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With Azhar releasing today, the actor talks aboutnailing the nuances of his role, the appeal of a squeaky
clean character and why his son is one of the biggestA�influencers in his life.

IF I could peg Emraan Hashmi as anything,A�it would be as a man predictable only in hisA�unpredictability. Twelve years ago, he hit theA�big screen with roles that many of his peersA�wouldna��t touch. But he went on to turn everyA�Murder, Zeher and Gangster into a box officeA�hit, despite mediocre scripts. Then, whenA�the serial kisser monicker was threateningA�to occupy more headline space than his name, he did aA�U-turn and took up meaty roles in films like Once Upon
a Time in Mumbaai and The Dirty Picture. Now, after aA�lean phasea��during which he struggled with his sona��sA�fight with cancer and movies like Mr X bombing at theA�box officea��the actor seems to have re-invented himselfA�yet again, this time with the help of a superheroA�and a cricketer.A�Our first inkling were tweets: about photo shoots withA�his son last year and the promise of his first book.A�Titled The Kiss of Life: How a Superhero and My SonA�Defeated Cancer, and co-authored by Bilal Siddiqi, itA�was launched last month. In it, the 37-year-old, who isA�famous for shielding his private life from Bollywooda��s
spotlight, has spilled alla��from how he spent hoursA�wondering where he went wrong as a parent to humorousA�anecdotes about getting his now six-year-old sonA�Ayaan to eat his food by telephoning him as Batman.A�But as chuffed as he is by the positive reception theA�book has received, Hashmi is even more excited byA�todaya��s release, Azhar, a film on former Indian cricketA�captain Mohammad Azharuddin.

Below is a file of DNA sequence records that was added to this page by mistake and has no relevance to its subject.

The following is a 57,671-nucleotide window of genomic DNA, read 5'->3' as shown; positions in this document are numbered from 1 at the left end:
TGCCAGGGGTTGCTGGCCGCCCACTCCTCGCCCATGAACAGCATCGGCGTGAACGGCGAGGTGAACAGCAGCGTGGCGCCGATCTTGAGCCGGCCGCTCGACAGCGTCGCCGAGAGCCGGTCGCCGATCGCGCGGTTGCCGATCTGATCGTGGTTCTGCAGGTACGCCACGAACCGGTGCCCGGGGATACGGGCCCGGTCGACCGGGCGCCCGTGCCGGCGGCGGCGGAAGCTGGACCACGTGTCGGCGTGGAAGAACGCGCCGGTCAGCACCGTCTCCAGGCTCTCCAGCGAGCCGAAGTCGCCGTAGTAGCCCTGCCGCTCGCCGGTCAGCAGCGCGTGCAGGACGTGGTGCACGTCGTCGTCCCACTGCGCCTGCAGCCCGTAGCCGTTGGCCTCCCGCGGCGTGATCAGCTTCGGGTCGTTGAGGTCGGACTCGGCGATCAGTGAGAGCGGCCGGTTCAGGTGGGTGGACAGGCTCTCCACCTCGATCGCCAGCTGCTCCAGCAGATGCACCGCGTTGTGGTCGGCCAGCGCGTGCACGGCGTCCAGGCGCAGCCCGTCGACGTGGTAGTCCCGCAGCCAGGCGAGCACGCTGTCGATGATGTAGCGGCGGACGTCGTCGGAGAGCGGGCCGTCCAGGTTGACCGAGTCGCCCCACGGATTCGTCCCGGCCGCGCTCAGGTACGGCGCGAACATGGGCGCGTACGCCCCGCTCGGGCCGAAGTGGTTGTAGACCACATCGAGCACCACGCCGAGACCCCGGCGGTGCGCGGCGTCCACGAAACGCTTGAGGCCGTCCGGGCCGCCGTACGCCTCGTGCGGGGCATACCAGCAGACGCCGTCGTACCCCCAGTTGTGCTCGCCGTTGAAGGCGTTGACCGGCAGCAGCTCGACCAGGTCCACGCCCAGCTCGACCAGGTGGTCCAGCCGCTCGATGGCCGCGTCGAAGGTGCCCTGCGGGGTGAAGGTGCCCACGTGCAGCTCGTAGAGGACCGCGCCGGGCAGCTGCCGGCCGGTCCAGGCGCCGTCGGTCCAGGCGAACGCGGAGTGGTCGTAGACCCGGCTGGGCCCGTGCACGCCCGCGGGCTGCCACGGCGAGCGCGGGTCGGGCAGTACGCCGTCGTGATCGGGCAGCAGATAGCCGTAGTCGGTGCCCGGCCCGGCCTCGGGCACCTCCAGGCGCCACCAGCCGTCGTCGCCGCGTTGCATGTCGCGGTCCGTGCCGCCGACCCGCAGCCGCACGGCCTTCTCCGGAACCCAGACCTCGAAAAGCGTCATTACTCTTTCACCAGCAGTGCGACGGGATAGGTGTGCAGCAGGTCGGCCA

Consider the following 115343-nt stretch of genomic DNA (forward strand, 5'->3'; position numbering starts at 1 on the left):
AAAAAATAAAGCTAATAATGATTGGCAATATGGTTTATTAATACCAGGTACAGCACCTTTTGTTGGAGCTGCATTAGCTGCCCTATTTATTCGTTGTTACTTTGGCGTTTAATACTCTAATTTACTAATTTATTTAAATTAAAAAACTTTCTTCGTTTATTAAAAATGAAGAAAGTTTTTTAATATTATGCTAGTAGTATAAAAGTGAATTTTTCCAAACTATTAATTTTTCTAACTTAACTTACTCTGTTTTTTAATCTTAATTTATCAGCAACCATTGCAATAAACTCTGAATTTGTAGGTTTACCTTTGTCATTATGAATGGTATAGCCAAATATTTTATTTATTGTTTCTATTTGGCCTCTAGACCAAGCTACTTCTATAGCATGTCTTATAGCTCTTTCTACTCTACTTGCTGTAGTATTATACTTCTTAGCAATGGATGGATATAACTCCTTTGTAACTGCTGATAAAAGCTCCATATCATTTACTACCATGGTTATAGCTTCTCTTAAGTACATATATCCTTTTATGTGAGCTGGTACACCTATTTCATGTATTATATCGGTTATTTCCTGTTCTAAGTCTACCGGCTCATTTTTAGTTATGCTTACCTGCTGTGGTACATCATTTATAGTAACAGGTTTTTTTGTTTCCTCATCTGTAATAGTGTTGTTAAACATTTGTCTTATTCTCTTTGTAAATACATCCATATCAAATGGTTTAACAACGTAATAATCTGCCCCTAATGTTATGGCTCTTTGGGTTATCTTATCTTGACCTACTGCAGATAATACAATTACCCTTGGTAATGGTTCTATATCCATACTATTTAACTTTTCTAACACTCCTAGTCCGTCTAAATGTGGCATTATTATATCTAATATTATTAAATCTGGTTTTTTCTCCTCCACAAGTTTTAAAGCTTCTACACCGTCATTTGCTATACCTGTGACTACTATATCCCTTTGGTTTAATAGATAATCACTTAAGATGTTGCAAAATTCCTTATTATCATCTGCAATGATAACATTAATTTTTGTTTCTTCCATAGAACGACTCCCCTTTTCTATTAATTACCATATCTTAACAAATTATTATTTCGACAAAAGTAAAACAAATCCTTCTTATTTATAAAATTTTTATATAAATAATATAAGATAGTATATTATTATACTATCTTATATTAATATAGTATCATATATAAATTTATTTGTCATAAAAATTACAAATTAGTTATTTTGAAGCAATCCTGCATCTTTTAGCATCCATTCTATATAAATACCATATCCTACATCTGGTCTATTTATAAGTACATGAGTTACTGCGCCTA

The gentlemana��s game
a�?When I first got the offer, it was just an idea. But I wasA�sold because Ia��ve followed Azhara��s life very closely back
in the 90s and, of course, during the major scandal inA�his life (match fixing). I found it very intriguinga��aA�story of a hero and a fallen hero. It has a lot of dramaA�and thata��s the reason I did it,a�? he shares, when I phoneA�him at the end of a long day of promotional outings.A�The film, which spans the cricketera��s childhood andA�life in Hyderabad, documents all the key segments:
his early days learning the game, the test centuries,A�his captaincy, and the scandal, right up to 2012, when
a high court order struck down BCCIa��s lifetime banA�against him. However, the role has already attracted
some criticism, inane though it may bea��like how a 5a��8a�?A�Hashmi can play a 6a��1a�? Azharuddin. Well, reportedly,
the actor wore four-inch soles inside his shoes! He alsoA�trained very hard to take on the batsmana��s persona.
What started off with simple online researcha��readingA�interviews and watching YouTube videosa��soon
turned into intense practise sessions where he learntA�to mimic the batsmana��s mannerisms. a�?It took me at
least six to seven months to crack, even with one-on oneA�sessions with Azhar to emulate his body language
and stance,a�? he confesses, adding that while 80 per centA�of the film is factual, director Tony Da��Souza has takenA�cinematic libertiesa��like heightening certain emotions,A�situations and dialogues. The film also co-starsA�Prachi Desai, Nargis Fakhri and Huma Qureshi.

Twist in the tale
As we chat, something else becomes clear, tooa��thatA�Hashmi is poised at the brink of a new phase in his life.
He admits he wants to take steps in a new direction,A�Azhar being the first. He shares that he plans to turn
producer soon (a�?Ia��m not sure when it will happen, butA�it will be soona�?), that he is turning the book into a documentary
by the end of the year, and that he also wantsA�to play a a�?nice charactera�� once in a while. a�?I dona��t knowA�if the audience will want to see me play an uncomplicatedA�role, but it would be interesting to do somethingA�where I completely do away with any shades of greyA�and play a hero who is squeaky clean, who does everythingA�by the book, is not a home wrecker and is not